470 thoughts on “Steven Brust’s Fourth Street Fantasy Remarks Generate Heat

  1. …and Will’s final word includes quoting James Desborough, apparently with approval.

    My flabber is actually ghasted.

  2. For Brust it took one day to understand what took Shetterly one week. With less gallopping, it might have gone faster.

  3. I am amazed at Will Shetterly’s troll level. Trolling regarding the definition of trolling. Superb job, Will! It’s almost classic alt.religion.kibology level trolling.

    An observation regarding sealioning and how it looks to someone on your side vs. an opponent (addressing frenemy Will’s claim that people love sealions if they agree with their basic premises):

    An old friend of mine loved to sealion back in our middle- and high school days (that wasn’t the word for it back in the mid- to late 80s, but that’s what he was doing). He used to infuriate me, because he would make the most ridiculous propositions but encase them in a logic puzzle, so that assailing the ridiculous proposition required first dismantling the logic puzzle. And then, of course, he’d move the goalposts and etc.. He, of course, also loved playing the Devil’s Advocate, so his arguments were always regarding heated subjects – subjects that didn’t matter one bit to him. He could approach the entire conversation with a detached, slightly amused air, and remain calm and polite as he attempted to argue that eg. gay people should go through conversion therapy (or some equally infuriating position). Once I figured out what a toxic asshole he was (his dishonest argumentation style wasn’t the only thing dishonest about him), I stayed away from him.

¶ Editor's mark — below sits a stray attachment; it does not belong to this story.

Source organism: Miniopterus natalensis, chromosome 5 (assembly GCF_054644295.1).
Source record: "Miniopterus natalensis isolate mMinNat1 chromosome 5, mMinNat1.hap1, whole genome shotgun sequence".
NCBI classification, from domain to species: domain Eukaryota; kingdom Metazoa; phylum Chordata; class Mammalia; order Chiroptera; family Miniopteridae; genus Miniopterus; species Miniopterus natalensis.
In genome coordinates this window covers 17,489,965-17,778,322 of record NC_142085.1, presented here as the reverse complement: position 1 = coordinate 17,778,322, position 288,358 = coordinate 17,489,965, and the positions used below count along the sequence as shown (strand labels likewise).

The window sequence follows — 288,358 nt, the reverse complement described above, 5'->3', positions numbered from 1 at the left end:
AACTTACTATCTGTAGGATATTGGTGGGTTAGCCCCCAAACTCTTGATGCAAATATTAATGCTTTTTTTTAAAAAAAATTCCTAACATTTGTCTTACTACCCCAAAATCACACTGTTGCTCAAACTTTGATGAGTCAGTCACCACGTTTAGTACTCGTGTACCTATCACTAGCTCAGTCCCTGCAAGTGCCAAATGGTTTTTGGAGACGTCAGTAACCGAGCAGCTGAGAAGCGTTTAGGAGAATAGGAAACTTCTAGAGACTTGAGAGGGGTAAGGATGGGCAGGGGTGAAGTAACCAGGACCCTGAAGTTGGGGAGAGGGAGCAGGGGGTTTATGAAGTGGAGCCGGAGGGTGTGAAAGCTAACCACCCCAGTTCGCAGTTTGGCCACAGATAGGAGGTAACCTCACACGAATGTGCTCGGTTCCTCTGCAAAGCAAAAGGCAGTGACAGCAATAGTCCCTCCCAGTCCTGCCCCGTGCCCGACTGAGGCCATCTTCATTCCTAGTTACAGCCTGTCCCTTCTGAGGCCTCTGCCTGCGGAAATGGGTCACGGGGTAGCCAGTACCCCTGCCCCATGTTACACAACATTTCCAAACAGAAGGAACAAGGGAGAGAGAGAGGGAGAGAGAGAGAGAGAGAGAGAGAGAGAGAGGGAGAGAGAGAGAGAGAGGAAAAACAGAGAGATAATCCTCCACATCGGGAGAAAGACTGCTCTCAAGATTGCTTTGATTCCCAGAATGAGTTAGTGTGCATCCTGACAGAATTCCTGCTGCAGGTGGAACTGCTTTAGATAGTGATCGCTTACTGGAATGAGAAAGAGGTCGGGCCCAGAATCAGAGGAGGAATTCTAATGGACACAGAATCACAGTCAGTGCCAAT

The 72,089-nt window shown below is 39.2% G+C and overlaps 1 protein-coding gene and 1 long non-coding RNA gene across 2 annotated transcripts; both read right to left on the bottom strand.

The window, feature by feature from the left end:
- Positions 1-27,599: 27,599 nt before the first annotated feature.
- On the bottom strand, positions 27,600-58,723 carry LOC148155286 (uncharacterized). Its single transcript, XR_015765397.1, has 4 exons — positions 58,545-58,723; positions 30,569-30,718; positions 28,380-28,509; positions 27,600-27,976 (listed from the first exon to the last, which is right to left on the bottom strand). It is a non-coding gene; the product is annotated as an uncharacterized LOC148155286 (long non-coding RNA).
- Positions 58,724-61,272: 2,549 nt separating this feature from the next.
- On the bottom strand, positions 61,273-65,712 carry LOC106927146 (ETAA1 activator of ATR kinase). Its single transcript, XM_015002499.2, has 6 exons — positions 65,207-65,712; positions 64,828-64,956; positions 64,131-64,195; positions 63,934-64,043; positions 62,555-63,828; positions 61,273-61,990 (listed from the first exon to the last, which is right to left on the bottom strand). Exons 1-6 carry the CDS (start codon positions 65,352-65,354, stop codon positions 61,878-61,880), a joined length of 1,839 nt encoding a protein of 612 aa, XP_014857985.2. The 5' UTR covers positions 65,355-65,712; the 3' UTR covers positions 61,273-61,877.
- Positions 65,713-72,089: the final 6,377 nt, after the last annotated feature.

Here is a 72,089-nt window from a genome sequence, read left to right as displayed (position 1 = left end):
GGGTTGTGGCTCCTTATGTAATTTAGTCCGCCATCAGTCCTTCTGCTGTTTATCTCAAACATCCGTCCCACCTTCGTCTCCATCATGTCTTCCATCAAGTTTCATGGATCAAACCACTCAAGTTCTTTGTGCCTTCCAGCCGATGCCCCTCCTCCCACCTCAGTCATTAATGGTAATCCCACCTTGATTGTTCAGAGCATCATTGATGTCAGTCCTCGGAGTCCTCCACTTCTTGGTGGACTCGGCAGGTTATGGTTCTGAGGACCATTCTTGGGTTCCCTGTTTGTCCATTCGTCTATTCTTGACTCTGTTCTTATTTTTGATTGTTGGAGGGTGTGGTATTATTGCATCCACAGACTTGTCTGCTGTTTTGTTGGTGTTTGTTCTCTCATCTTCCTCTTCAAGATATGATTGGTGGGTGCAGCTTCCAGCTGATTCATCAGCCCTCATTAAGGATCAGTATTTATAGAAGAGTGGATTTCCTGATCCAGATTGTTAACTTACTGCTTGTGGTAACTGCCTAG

Fast forward 15 years, and he friends me on Facebook. Still the same smug Devil’s Advocate, still taking unpopular positions that he obviously did not at all care about, still smug and by-the-books polite. Still shocked, shocked I say! whenever the discussion got heated. Eventually I unfriended him, because I have no interest in arguing with people who don’t care about the issue their arguing, particularly when it’s something important to me. A couple years later he came back and re-friended me, saying he’d changed and blah blah. Yes, he’d changed – he’d gone from a self-righteous, right-wing Christian to a self-righteous, left-wing atheist. It was just as repulsive to watch from the “same” side of the issues as it had been to deal with it from the opposite.

    I do appreciate that he taught me to let go of giving a kitten’s yawn about the opinions or regard of sealions.

  4. Trolling regarding the definition of trolling.

    Even better, he sea lioned about the definition of sea lioning.

    Some people are simply malicious clowns. There is no need for anyone to ever engage with someone who is wearing floppy clown shoes.